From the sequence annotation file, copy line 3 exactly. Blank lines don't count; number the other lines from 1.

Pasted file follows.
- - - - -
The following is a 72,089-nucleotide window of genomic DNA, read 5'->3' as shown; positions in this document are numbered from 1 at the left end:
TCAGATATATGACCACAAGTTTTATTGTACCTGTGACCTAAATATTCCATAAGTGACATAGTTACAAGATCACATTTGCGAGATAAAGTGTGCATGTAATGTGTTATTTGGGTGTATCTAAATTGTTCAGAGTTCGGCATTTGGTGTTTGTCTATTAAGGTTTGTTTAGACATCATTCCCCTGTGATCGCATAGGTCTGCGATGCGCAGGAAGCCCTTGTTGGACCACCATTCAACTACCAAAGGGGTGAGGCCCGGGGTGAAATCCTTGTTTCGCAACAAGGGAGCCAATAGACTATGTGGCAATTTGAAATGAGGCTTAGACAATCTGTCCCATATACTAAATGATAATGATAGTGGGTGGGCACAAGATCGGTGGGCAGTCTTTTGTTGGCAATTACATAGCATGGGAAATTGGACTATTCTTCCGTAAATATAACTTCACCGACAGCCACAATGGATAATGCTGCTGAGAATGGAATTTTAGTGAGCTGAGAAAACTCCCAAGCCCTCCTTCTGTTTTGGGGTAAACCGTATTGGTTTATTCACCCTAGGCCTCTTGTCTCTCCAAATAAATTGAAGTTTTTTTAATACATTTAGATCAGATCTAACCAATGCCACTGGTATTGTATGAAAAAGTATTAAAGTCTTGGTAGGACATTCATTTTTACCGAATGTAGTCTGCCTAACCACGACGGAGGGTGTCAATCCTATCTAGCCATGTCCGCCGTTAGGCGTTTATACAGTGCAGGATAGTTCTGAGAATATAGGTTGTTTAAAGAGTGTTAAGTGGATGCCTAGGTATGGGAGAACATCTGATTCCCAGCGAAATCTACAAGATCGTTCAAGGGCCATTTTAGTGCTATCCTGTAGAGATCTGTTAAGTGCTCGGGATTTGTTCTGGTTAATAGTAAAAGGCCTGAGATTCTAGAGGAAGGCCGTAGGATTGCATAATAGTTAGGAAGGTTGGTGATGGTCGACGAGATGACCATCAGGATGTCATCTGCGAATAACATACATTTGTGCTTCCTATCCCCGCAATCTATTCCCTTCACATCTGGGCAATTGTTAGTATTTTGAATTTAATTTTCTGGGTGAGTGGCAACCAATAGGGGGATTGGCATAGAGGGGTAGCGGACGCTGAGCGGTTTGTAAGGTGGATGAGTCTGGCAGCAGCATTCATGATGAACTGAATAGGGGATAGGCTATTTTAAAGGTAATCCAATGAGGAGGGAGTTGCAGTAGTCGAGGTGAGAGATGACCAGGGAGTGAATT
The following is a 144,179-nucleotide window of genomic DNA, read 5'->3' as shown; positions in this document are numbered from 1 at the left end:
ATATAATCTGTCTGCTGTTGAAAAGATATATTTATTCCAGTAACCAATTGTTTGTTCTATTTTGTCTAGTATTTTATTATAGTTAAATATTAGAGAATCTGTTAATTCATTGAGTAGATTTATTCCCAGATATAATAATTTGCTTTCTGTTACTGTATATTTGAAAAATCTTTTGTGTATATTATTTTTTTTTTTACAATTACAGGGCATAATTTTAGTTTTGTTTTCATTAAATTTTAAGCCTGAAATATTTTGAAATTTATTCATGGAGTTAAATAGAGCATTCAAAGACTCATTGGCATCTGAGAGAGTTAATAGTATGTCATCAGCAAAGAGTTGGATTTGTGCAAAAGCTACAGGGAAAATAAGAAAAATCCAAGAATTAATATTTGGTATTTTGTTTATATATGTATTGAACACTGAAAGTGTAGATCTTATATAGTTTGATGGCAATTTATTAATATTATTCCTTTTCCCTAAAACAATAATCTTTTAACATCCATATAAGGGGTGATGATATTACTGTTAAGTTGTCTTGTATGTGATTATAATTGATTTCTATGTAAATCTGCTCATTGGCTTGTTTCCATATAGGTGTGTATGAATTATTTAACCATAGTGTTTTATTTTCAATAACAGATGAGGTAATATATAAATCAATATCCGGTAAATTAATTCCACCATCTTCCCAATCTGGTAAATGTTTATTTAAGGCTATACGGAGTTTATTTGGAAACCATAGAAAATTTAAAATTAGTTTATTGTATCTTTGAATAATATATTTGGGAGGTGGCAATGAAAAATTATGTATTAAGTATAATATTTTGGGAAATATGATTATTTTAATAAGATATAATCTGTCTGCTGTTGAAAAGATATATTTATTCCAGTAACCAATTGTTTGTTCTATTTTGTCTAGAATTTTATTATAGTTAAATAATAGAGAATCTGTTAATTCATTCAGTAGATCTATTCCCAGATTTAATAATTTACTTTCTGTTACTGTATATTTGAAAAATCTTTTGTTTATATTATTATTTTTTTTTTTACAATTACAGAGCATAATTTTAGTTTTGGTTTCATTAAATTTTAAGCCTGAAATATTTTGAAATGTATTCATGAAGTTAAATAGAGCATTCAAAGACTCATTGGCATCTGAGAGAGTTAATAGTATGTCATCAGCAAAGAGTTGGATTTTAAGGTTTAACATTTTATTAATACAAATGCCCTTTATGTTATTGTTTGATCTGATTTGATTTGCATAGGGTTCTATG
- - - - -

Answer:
The following is a 144,179-nucleotide window of genomic DNA, read 5'->3' as shown; positions in this document are numbered from 1 at the left end: